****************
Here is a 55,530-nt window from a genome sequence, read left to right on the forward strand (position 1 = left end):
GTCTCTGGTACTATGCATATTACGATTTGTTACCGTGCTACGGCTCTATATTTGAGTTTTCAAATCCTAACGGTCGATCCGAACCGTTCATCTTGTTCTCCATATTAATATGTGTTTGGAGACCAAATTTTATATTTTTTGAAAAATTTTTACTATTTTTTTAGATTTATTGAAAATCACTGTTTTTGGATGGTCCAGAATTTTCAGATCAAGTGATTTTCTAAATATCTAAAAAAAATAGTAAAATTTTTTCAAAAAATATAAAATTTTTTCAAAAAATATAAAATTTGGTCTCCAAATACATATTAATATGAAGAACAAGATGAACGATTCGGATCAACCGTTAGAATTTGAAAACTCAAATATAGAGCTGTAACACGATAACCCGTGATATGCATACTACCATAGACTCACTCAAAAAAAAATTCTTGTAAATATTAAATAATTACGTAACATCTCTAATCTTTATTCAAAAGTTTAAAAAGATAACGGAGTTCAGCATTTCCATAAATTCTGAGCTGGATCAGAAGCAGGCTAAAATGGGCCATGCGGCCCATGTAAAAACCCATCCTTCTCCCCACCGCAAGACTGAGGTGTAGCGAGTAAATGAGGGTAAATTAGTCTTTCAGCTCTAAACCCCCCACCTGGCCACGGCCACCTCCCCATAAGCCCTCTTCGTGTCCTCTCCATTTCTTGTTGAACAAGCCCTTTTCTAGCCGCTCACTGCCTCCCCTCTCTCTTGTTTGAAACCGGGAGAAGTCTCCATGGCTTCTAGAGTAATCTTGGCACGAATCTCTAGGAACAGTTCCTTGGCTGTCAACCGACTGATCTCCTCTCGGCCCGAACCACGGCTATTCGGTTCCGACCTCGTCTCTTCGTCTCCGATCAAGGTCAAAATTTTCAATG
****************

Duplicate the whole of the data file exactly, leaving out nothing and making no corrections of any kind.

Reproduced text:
Here is a 55,530-nt window from a genome sequence, read left to right on the forward strand (position 1 = left end):
GTCTCTGGTACTATGCATATTACGATTTGTTACCGTGCTACGGCTCTATATTTGAGTTTTCAAATCCTAACGGTCGATCCGAACCGTTCATCTTGTTCTCCATATTAATATGTGTTTGGAGACCAAATTTTATATTTTTTGAAAAATTTTTACTATTTTTTTAGATTTATTGAAAATCACTGTTTTTGGATGGTCCAGAATTTTCAGATCAAGTGATTTTCTAAATATCTAAAAAAAATAGTAAAATTTTTTCAAAAAATATAAAATTTTTTCAAAAAATATAAAATTTGGTCTCCAAATACATATTAATATGAAGAACAAGATGAACGATTCGGATCAACCGTTAGAATTTGAAAACTCAAATATAGAGCTGTAACACGATAACCCGTGATATGCATACTACCATAGACTCACTCAAAAAAAAATTCTTGTAAATATTAAATAATTACGTAACATCTCTAATCTTTATTCAAAAGTTTAAAAAGATAACGGAGTTCAGCATTTCCATAAATTCTGAGCTGGATCAGAAGCAGGCTAAAATGGGCCATGCGGCCCATGTAAAAACCCATCCTTCTCCCCACCGCAAGACTGAGGTGTAGCGAGTAAATGAGGGTAAATTAGTCTTTCAGCTCTAAACCCCCCACCTGGCCACGGCCACCTCCCCATAAGCCCTCTTCGTGTCCTCTCCATTTCTTGTTGAACAAGCCCTTTTCTAGCCGCTCACTGCCTCCCCTCTCTCTTGTTTGAAACCGGGAGAAGTCTCCATGGCTTCTAGAGTAATCTTGGCACGAATCTCTAGGAACAGTTCCTTGGCTGTCAACCGACTGATCTCCTCTCGGCCCGAACCACGGCTATTCGGTTCCGACCTCGTCTCTTCGTCTCCGATCAAGGTCAAAATTTTCAATG